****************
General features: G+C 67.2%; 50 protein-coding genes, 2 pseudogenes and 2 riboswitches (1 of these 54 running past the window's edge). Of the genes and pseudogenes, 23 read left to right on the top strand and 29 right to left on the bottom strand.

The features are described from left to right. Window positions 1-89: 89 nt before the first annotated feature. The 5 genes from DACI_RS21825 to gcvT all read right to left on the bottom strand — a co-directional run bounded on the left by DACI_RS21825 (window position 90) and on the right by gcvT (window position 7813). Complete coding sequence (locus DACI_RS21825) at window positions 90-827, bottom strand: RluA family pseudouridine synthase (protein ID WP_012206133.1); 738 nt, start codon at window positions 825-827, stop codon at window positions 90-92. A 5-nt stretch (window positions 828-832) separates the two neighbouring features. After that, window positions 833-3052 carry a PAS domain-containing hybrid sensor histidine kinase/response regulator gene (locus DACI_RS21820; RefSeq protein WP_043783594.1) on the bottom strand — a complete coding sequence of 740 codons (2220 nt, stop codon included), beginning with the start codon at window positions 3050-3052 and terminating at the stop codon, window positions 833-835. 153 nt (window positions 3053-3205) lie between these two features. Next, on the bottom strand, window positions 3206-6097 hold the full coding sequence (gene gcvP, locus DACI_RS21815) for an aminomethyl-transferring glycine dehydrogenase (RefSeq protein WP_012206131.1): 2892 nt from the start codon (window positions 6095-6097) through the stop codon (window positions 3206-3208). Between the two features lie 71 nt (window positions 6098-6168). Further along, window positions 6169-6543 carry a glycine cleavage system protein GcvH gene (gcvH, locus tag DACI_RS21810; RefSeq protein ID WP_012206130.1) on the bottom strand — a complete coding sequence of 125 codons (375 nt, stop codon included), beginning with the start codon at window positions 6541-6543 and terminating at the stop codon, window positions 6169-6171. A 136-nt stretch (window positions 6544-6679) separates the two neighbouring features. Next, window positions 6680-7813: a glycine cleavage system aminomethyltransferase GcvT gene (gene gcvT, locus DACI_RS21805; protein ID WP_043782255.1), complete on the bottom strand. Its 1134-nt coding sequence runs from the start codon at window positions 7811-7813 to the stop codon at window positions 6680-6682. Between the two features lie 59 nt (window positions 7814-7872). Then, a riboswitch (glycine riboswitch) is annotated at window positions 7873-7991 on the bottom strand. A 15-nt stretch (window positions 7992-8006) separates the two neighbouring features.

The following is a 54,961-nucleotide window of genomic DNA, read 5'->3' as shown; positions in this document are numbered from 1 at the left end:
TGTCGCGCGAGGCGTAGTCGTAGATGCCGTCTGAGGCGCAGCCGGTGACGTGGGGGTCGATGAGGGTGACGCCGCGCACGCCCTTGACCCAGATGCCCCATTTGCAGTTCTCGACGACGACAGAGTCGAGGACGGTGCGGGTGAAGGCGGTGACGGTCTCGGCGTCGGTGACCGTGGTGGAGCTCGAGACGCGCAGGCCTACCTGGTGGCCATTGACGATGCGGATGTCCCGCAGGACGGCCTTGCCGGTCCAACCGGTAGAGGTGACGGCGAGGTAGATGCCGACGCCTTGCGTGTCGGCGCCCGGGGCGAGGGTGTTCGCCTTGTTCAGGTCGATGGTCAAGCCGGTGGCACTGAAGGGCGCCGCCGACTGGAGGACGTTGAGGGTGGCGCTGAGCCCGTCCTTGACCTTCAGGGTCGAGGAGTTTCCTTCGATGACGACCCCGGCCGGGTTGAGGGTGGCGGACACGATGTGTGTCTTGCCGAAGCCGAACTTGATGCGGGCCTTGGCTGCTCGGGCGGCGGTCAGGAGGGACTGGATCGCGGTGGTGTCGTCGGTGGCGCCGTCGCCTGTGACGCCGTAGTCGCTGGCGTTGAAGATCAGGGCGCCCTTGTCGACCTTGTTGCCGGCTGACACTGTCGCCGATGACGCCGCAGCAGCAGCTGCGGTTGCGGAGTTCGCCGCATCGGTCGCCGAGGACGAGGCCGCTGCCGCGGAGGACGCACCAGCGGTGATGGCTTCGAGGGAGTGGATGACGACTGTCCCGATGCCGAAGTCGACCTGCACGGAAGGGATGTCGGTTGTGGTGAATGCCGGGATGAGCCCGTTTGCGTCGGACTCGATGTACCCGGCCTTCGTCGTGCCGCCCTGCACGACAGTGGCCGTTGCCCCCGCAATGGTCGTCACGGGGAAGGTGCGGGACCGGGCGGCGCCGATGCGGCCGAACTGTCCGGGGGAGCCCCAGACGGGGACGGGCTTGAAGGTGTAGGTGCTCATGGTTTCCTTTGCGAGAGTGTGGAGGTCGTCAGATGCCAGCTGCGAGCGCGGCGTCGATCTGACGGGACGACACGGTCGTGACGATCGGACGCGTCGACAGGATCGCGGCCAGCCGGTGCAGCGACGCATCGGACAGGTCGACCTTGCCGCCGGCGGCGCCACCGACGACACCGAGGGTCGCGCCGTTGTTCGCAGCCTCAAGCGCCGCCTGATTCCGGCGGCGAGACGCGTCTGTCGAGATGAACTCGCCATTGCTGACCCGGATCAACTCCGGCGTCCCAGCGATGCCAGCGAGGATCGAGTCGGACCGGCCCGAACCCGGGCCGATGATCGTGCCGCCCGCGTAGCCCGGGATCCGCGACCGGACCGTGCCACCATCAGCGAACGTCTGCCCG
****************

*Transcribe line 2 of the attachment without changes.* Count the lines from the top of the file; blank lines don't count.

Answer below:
The features are described from left to right. Window positions 1-89: 89 nt before the first annotated feature. The 5 genes from DACI_RS21825 to gcvT all read right to left on the bottom strand — a co-directional run bounded on the left by DACI_RS21825 (window position 90) and on the right by gcvT (window position 7813). Complete coding sequence (locus DACI_RS21825) at window positions 90-827, bottom strand: RluA family pseudouridine synthase (protein ID WP_012206133.1); 738 nt, start codon at window positions 825-827, stop codon at window positions 90-92. A 5-nt stretch (window positions 828-832) separates the two neighbouring features. After that, window positions 833-3052 carry a PAS domain-containing hybrid sensor histidine kinase/response regulator gene (locus DACI_RS21820; RefSeq protein WP_043783594.1) on the bottom strand — a complete coding sequence of 740 codons (2220 nt, stop codon included), beginning with the start codon at window positions 3050-3052 and terminating at the stop codon, window positions 833-835. 153 nt (window positions 3053-3205) lie between these two features. Next, on the bottom strand, window positions 3206-6097 hold the full coding sequence (gene gcvP, locus DACI_RS21815) for an aminomethyl-transferring glycine dehydrogenase (RefSeq protein WP_012206131.1): 2892 nt from the start codon (window positions 6095-6097) through the stop codon (window positions 3206-3208). Between the two features lie 71 nt (window positions 6098-6168). Further along, window positions 6169-6543 carry a glycine cleavage system protein GcvH gene (gcvH, locus tag DACI_RS21810; RefSeq protein ID WP_012206130.1) on the bottom strand — a complete coding sequence of 125 codons (375 nt, stop codon included), beginning with the start codon at window positions 6541-6543 and terminating at the stop codon, window positions 6169-6171. A 136-nt stretch (window positions 6544-6679) separates the two neighbouring features. Next, window positions 6680-7813: a glycine cleavage system aminomethyltransferase GcvT gene (gene gcvT, locus DACI_RS21805; protein ID WP_043782255.1), complete on the bottom strand. Its 1134-nt coding sequence runs from the start codon at window positions 7811-7813 to the stop codon at window positions 6680-6682. Between the two features lie 59 nt (window positions 7814-7872). Then, a riboswitch (glycine riboswitch) is annotated at window positions 7873-7991 on the bottom strand. A 15-nt stretch (window positions 7992-8006) separates the two neighbouring features.